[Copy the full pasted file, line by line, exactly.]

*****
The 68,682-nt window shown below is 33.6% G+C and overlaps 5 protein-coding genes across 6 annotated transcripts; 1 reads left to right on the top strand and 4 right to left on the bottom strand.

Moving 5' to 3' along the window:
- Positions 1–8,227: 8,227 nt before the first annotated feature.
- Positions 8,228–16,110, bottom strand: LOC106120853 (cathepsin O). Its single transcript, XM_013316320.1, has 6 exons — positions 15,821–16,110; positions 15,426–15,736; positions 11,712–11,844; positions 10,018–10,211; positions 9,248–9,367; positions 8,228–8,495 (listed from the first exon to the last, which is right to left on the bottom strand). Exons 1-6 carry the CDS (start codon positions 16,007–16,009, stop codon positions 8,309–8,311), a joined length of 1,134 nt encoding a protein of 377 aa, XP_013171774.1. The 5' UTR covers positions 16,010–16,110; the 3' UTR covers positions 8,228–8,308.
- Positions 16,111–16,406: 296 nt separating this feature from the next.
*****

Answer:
The 68,682-nt window shown below is 33.6% G+C and overlaps 5 protein-coding genes across 6 annotated transcripts; 1 reads left to right on the top strand and 4 right to left on the bottom strand.

Moving 5' to 3' along the window:
- Positions 1–8,227: 8,227 nt before the first annotated feature.
- Positions 8,228–16,110, bottom strand: LOC106120853 (cathepsin O). Its single transcript, XM_013316320.1, has 6 exons — positions 15,821–16,110; positions 15,426–15,736; positions 11,712–11,844; positions 10,018–10,211; positions 9,248–9,367; positions 8,228–8,495 (listed from the first exon to the last, which is right to left on the bottom strand). Exons 1-6 carry the CDS (start codon positions 16,007–16,009, stop codon positions 8,309–8,311), a joined length of 1,134 nt encoding a protein of 377 aa, XP_013171774.1. The 5' UTR covers positions 16,010–16,110; the 3' UTR covers positions 8,228–8,308.
- Positions 16,111–16,406: 296 nt separating this feature from the next.